Welcome to the ninth Battle Royale here at The Most Beautiful Fraud in the World. It is an ongoing series that will pit two classic cinematic greats against each other - and you can vote for who is the greater by clicking your choice over in the poll at the top of the sidebar.
A long time ago, before movies could talk, or at least before they were willing to talk, there lived a time in cinema called the silent days. Back in these days of yore, there lived two women who were considered the best of the best when it came to acting. These queens of the silent days - this Mary Pickford and this Lillian Gish - were the end all and be all of this still young medium called the moving pictures - the flickers if you will. Gish was called "The First Lady of American Cinema," and Pickford, "America's Sweetheart," and now here they are, nearly ninety years past their hey day, and placed in battle - or, more appropriately, placed in Battle Royale.
Mary Pickford, born Gladys Marie Smith in 1892, in Toronto, Canada (and still, to become America's Sweetheart), made her screen debut in 1909, in a Biograph short directed by D.W. Griffith. She would spend a good majority of her career making films for Griffith, a man that would become one of her closest friends, and would later help form United Artists with Pickford, her then husband Douglas Fairbanks Sr., and good friend Charlie Chaplin. At one point in 1919 and 1920, Pickford was quite possibly the most well known woman on the planet. The supposed storybook marriage of Pickford and Fairbanks was what legends were made of, and helped give birth to the fan magazine. Mary would move into the sound era, and become an Oscar winner for Best Actress in Coquette, in the second Academy Award ceremonies, but would soon retire from acting. She appeared in her final film in 1933. After retirement, Pickford would fall into alcoholism, eventually become a recluse, allowing only her stepson, Douglas Fairbanks Jr. and good friend Lillian Gish, visitation rights. But still, her memory lives on as America's Sweetheart.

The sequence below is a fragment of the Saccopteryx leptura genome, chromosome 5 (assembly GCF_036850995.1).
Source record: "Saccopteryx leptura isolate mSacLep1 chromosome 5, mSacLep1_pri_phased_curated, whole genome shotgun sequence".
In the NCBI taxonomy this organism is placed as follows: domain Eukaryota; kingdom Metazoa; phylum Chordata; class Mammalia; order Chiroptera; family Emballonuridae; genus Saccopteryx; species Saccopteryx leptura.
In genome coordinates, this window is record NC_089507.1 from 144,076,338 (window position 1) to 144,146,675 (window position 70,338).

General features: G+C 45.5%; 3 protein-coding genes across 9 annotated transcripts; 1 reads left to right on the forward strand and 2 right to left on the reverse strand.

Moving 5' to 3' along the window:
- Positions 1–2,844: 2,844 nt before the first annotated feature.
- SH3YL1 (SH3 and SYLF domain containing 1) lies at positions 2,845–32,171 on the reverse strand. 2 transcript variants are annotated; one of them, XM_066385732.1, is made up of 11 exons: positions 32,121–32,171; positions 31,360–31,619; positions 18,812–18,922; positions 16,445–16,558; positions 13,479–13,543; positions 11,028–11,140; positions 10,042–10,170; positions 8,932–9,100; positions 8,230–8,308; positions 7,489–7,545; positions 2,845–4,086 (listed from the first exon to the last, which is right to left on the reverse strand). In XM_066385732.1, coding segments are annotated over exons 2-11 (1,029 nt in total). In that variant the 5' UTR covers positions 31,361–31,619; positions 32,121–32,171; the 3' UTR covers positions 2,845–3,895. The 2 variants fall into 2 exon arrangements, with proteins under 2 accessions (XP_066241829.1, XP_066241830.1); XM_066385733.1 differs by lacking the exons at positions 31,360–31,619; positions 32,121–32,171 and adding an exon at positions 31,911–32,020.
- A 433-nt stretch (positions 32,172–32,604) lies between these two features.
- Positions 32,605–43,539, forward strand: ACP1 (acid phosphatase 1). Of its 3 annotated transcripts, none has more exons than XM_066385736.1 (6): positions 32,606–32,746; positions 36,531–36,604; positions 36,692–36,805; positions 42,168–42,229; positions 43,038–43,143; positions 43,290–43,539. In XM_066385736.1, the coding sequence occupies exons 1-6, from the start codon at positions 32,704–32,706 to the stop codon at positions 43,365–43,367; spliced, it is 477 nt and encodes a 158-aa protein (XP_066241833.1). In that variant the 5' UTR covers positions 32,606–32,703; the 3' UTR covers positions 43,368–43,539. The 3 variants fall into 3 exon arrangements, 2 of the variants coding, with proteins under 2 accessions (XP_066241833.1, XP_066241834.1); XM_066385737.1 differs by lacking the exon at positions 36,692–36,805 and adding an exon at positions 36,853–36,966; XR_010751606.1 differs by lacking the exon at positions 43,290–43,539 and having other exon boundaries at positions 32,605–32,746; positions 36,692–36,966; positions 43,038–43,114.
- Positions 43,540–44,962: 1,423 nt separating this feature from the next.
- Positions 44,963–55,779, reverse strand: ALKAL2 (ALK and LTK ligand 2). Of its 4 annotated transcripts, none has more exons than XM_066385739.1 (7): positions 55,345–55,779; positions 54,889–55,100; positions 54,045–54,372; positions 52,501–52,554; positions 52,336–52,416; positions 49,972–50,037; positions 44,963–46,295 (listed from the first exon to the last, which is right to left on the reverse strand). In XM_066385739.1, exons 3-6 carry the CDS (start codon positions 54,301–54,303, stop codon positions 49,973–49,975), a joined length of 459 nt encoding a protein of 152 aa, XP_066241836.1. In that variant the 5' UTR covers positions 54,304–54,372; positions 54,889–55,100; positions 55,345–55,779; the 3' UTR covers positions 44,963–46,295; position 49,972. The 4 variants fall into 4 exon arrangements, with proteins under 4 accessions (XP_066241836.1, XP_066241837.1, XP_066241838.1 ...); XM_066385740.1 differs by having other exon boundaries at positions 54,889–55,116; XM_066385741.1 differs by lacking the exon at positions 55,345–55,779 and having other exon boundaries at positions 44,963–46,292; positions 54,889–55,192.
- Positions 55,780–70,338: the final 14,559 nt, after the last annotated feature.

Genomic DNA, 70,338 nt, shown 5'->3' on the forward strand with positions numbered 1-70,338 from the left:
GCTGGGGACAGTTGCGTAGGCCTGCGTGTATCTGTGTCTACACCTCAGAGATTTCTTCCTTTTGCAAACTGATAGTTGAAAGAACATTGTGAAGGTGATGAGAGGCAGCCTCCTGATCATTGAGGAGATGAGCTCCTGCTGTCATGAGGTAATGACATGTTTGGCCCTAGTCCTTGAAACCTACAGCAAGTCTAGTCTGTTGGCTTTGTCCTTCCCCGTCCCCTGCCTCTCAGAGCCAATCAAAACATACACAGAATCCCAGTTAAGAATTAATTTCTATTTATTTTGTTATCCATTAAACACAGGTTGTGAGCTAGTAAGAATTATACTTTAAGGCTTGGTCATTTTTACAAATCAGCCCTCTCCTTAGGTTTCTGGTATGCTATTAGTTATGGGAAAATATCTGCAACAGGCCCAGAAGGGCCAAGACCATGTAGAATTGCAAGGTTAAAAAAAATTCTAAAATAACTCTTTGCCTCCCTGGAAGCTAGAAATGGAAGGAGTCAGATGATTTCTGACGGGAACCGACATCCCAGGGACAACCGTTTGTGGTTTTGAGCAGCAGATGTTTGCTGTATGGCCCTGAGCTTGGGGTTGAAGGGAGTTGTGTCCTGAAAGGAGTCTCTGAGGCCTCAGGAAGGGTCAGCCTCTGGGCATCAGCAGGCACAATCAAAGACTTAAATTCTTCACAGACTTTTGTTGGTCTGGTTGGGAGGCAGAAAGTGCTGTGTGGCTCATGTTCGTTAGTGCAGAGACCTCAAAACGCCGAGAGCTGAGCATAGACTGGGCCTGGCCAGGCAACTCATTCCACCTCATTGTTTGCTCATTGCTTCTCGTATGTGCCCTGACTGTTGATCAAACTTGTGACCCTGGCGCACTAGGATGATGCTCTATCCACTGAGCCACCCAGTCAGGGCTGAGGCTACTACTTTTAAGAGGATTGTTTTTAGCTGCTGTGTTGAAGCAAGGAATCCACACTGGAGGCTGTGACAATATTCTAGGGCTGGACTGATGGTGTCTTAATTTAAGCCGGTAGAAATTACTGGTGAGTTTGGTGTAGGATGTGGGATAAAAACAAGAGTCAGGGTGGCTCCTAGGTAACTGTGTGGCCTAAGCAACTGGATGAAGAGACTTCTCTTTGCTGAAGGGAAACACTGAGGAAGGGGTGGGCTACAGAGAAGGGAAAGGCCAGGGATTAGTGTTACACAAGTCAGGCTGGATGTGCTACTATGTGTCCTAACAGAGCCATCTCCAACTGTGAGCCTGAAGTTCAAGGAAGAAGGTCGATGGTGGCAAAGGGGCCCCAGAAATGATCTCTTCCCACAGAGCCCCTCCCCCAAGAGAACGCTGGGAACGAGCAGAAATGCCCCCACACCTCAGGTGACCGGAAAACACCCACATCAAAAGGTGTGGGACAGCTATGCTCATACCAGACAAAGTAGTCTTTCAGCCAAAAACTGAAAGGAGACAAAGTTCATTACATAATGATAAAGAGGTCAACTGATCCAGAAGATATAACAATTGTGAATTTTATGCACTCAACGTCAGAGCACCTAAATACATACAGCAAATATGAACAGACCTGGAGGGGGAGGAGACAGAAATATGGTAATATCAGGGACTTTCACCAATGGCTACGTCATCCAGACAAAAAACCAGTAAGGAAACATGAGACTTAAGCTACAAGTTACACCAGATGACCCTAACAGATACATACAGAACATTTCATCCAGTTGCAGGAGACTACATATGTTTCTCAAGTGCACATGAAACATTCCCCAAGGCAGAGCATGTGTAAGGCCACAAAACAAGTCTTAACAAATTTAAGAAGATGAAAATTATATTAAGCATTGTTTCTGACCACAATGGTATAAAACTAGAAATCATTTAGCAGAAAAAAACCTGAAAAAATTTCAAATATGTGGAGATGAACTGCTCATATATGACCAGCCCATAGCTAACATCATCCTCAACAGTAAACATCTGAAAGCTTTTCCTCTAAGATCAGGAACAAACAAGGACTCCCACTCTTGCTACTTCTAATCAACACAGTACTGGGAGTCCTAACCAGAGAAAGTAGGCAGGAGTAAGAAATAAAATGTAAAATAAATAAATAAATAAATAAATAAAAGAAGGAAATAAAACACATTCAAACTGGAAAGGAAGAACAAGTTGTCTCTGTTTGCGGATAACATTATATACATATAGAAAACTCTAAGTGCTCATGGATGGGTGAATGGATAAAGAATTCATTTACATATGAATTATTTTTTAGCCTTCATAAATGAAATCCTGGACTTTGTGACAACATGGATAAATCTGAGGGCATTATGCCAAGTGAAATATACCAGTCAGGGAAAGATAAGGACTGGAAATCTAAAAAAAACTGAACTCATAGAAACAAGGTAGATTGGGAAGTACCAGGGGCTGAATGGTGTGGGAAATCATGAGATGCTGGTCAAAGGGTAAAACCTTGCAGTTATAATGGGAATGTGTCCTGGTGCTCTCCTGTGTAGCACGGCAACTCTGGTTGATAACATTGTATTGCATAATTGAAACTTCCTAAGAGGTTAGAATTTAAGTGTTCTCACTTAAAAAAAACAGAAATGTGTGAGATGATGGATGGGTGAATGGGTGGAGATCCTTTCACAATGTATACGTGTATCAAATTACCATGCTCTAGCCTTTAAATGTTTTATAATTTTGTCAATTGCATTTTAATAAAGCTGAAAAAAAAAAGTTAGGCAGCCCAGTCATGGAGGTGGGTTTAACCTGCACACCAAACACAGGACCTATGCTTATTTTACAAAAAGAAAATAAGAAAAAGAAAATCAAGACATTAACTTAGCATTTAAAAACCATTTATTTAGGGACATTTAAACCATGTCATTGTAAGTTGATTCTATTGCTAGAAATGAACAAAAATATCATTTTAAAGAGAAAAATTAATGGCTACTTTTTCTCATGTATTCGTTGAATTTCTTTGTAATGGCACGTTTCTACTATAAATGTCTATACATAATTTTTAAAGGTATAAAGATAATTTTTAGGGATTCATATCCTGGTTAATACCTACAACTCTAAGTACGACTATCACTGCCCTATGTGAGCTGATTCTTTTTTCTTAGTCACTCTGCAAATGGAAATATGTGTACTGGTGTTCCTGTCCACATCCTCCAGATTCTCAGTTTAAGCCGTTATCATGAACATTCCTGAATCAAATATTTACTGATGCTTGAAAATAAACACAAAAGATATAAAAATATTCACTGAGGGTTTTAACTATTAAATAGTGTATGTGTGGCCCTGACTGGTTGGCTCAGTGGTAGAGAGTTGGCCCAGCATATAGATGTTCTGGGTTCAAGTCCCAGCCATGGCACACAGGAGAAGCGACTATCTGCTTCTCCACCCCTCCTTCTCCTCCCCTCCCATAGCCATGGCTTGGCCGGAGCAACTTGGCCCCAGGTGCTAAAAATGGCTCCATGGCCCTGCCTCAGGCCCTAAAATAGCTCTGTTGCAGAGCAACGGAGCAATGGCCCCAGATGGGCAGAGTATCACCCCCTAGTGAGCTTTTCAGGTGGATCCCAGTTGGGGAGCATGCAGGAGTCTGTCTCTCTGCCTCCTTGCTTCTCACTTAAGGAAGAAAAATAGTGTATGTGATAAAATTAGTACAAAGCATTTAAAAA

Meanwhile, friend Lillian Gish, born just a year later, in Ohio, would make her screen debut in 1912. It too was produced at Biograph, and it too was directed by D.W. Griffith, and she too would spend the majority of her silent career under the tutelage of Mr. Griffith. She would go on to star in such films as The Birth of a Nation, Intolerance, Broken Blossoms and Orphans of the Storm. While Mary was the covergirl, Lillian was usually the more lauded for her acting prowess. Gish, unlike friend Pickford, would keep going well into the sound era, including most notably, in one of the greatest films ever made, The Night of the Hunter, in 1955. Gish's final film would be the 1987 film The Whales of August, also starring Bette Davis and Vincent Price. Gish would live until the age of 99.
So there you have it ladies and germs. Choose your favourite between these Silent Queens. All you need do is to go on over to the poll, found conveniently near the top of the sidebar of this very same site, and click on who you think is the greater of these two great ladies. And remember, you can comment all you wish (and please do comment - we can never have too many of those) but in order for your vote to be counted, you must vote in the actual poll. After doing that, then you can come back over here and leave all your comments. Who knows, maybe we will get some sort of lively cinematic discussion going. And also please remember to tell everyone you know to get out the vote as well. I would like to see us reach triple digits this time around. Voting will go until midnight, EST, the night of Friday Dec 21st (just over two weeks from the starting gate). The results will be announced the following day. So get out there and vote vote vote.